Election Study and Detours

October 23, 2008

We’ve been focusing most of our time and energy on election studies these past couple of weeks.  I’ve been using some of the materials from Lydia’s wonderful unit study over at Little Blue School.  Last year, when we began discussing the election, we found the girls were very interested in the subject.  They wanted to create their own campaigns and have our own family election.  As luck would have it, Lydia’s study walks through that process.  Thank you Little Blue School!

As we’ve explored various issues, detours of interest have presented themselves.  When talking about wars, the girls expressed interest in learning more about World War II.  We’ve also discussed and read about the different sides of the abortion issue.  Other topics we’ve touched on include the environment, education and health care.  The girls are quickly learning that these are all complicated issues with no one right answer.  We’ve got multiple political parties and many different opinions represented right here in our own family so the girls are getting different takes on all of them and forming their own opinions about the direction they think is best.

With all the great detours and information this study has brought us, I think I’m just going to ignore the dates on my homeschool plan and just let it continue till we’ve exhausted their enthusiasm. 🙂

Planning for Disney

May 5, 2008

With the hubby busy getting his Masters (and shelling out the bucks for it), we’re holding off on our usual once (or twice) annual trip to Disney World this year.  It’s hard!  What can I say, I’m spoiled!

I should really be avoiding anything Disney right now so I won’t be reminded what I’m missing…. but I just can’t resist Jennifer’s carnival on Disney over at Snapshot

This past Friday she asked about trip planning.  Oh yeah!  Not much I love more than preparing for a Disney trip.  Thinking on it more though, I realized I probably don’t have much to offer in the way of advice for newbies.  We’ve gone so many times that we don’t put much thought into where, when or how we go any more. 

In the past our family has stayed at Disney’s Beach Club, Yacht Club, AllStars, Contemporary, Animal Kingdom, Key West and Carribean resorts.  We’ve also experienced staying off site once.  Now we know what works for us so we always stay at the cabins at Disney’s Ft. Wilderness.  If you have a large family or a child with autism, this is the way to go!  The mobile home sized cabin features a bedroom with a full sized bed and a set of bunk beds, a murphy bed in the living area, a full kitchen (full size fridge, microwave, stove, dishwasher, dishes, pots and pans, dining table for 6), two tvs, and most important of all – space between cabins so your kids aren’t always waking the neighbors!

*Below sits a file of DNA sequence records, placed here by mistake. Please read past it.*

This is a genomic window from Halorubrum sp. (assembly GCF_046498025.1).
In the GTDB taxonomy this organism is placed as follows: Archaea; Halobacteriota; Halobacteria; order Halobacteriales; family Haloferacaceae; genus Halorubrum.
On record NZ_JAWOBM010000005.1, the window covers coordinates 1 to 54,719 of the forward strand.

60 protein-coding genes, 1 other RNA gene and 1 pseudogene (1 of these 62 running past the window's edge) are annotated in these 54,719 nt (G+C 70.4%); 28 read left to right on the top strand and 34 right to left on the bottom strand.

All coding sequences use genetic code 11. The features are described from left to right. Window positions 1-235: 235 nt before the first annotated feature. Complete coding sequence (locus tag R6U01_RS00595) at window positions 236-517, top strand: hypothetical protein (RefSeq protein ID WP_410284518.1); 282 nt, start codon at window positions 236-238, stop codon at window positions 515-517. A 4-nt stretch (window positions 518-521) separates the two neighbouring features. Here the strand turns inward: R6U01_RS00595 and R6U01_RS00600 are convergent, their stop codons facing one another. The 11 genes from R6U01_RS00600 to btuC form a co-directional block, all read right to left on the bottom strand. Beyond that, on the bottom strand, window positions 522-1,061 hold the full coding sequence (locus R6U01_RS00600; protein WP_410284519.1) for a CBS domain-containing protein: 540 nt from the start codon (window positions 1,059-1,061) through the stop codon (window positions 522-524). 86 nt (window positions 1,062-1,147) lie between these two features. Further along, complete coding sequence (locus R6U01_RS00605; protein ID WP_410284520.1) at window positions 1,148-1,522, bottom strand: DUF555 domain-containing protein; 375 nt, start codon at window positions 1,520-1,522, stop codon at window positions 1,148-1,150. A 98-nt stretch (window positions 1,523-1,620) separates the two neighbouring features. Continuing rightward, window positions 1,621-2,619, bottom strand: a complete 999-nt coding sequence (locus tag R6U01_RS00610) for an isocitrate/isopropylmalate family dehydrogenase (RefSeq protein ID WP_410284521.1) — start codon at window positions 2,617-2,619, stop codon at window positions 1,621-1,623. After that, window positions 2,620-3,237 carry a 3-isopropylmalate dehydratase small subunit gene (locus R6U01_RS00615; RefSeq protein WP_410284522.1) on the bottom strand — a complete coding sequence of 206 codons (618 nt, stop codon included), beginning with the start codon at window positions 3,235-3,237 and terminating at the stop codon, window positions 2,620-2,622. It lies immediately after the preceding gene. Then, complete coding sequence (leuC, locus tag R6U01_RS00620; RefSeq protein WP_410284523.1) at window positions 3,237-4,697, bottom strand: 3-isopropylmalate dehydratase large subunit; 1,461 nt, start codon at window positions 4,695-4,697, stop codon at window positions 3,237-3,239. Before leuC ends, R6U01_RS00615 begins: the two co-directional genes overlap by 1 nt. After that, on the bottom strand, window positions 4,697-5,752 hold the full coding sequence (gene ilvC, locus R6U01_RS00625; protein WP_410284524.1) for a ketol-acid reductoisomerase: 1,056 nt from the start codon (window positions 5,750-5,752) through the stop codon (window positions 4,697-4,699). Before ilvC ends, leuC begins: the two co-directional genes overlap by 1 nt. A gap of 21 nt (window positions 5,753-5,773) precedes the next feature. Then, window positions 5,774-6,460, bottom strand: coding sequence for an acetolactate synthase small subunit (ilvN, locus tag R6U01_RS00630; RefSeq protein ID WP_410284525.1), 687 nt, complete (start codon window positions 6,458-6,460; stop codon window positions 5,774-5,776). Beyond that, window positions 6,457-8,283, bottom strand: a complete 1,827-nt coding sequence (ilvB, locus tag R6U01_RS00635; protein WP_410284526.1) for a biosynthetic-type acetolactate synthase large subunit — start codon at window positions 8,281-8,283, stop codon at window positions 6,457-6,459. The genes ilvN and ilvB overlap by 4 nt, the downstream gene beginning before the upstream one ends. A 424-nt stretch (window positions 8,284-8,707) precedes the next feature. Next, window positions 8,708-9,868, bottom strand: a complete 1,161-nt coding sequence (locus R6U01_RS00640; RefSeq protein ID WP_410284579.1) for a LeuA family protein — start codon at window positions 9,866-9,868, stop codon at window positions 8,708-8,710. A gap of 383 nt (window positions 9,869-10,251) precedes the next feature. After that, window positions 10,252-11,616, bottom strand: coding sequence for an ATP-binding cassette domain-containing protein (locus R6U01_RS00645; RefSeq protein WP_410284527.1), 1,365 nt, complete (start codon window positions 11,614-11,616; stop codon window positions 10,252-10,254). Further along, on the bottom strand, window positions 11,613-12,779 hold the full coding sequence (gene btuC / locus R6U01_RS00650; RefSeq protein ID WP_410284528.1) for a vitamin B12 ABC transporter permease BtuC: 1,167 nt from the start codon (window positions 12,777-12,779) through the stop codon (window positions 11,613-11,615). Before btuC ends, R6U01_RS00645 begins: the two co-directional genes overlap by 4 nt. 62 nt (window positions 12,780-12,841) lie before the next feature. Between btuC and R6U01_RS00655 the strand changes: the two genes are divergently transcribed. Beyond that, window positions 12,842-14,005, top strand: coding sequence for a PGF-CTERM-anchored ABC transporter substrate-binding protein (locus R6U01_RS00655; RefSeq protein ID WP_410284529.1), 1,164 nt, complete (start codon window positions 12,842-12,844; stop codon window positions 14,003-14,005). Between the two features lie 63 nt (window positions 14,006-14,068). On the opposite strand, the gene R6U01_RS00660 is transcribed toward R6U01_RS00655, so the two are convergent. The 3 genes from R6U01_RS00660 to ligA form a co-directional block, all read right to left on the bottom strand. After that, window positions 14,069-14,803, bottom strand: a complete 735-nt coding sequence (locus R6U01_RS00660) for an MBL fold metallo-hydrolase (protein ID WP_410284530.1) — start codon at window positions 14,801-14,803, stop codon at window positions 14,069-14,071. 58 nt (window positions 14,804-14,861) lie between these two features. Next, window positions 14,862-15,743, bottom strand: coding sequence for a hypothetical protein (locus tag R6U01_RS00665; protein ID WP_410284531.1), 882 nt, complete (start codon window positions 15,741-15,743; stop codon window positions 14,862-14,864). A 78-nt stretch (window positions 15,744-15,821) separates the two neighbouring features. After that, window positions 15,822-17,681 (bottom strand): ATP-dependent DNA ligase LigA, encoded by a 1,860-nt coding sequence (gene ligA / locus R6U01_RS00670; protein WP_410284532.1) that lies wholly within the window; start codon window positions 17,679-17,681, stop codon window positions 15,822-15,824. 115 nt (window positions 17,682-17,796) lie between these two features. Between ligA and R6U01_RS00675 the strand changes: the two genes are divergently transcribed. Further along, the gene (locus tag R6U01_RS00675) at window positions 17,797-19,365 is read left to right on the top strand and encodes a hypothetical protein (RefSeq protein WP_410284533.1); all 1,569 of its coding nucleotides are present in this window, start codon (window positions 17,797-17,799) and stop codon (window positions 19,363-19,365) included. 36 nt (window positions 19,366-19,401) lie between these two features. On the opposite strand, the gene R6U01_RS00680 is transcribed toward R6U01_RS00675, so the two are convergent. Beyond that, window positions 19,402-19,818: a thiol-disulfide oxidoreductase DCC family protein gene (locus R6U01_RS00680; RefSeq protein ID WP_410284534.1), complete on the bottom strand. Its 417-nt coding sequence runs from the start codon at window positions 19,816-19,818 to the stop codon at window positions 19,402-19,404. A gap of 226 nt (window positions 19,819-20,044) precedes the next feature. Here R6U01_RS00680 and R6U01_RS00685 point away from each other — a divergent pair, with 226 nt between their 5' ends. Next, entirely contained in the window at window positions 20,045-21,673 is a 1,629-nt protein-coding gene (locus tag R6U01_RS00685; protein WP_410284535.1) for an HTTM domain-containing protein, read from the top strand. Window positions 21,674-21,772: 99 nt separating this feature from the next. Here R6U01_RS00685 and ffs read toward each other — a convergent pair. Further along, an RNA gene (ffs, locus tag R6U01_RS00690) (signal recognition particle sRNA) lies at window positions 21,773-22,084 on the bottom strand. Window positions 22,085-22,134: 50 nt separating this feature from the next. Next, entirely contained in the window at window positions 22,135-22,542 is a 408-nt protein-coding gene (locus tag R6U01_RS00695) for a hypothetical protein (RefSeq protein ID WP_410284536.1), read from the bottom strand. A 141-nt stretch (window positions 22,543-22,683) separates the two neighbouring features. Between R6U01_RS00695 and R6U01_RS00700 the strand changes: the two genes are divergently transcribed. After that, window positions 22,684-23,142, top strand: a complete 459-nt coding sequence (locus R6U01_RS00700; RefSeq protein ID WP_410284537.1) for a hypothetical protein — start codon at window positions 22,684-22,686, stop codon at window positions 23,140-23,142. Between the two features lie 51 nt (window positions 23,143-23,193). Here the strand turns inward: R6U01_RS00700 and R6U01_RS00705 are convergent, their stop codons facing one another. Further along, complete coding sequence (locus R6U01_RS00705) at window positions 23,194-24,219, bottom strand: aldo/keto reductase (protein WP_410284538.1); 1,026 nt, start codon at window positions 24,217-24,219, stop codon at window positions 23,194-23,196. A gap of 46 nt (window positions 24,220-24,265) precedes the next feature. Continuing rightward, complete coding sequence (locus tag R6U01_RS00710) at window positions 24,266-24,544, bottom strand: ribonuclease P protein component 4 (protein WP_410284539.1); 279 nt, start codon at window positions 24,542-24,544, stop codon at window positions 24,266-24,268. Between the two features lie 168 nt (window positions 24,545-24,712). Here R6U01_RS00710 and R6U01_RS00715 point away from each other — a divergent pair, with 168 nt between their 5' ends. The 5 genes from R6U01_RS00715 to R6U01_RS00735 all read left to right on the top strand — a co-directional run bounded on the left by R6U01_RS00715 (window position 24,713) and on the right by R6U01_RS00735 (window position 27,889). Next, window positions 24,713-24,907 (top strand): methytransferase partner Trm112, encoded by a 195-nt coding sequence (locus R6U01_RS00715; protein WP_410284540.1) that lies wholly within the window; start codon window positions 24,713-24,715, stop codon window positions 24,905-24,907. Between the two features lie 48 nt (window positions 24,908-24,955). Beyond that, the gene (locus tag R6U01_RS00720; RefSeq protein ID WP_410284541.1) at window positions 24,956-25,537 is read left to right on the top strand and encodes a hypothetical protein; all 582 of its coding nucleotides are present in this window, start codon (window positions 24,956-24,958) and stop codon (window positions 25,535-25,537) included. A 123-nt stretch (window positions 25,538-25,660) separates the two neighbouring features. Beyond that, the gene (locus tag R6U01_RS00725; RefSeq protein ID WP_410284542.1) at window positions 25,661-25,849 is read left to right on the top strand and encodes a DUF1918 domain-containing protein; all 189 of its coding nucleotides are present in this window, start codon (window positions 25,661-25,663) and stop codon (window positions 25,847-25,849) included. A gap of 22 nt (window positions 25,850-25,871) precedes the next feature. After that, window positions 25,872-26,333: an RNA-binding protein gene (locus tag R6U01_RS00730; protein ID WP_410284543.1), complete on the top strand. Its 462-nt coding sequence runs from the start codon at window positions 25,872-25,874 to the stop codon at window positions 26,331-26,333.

My favorite time to visit is October.  The weather is perfect, the crowds are light and you have to try the Food and Wine Festival in Epcot. YUM!  The hubby and the kids also like to go in May for Star Wars Weekends.  It’s just too hot for northerners like us in the summer and being that we homeschool, we’ve got no reason to go in the spring when everyone else is there.

We tend to go for 9 or 10 days at a time so most often we purchase annual passes.  Last I checked, if you’re going to the parks for 7 or more days, these are the best deal.  We often get 2 or 3 trips out of ours so they’re definetly worth it for us.  The bonus here is that we can go for a few hours the day we arrive or chill in our cabin in mid-day heat and I don’t have to feel like we’re ‘wasting’ our ticket for the day. 

That’s all no brainer stuff for us.  But each trip has to have a plan.  Here’s where we spend our time and build the excitement.  A couple of years ago I made our own personal Ultimate Disney Guidebook.  It’s got everything we need.  Printed menus from Allears.net, maps of all the parks, lists of our favorite rides and restaurants and THE PLAN.   For each day I plan which parks we’ll visit based on the hours, extra magic hours and special events.  We get votes from everyone on where they’d like to eat (the menus come in handy here) and make the reservations.  Then I print it all up on a master plan sheet complete with a list of all the park hours (so we can make changes on the fly) and it goes in the front of our guidebook, ready to help us make the most of our trip.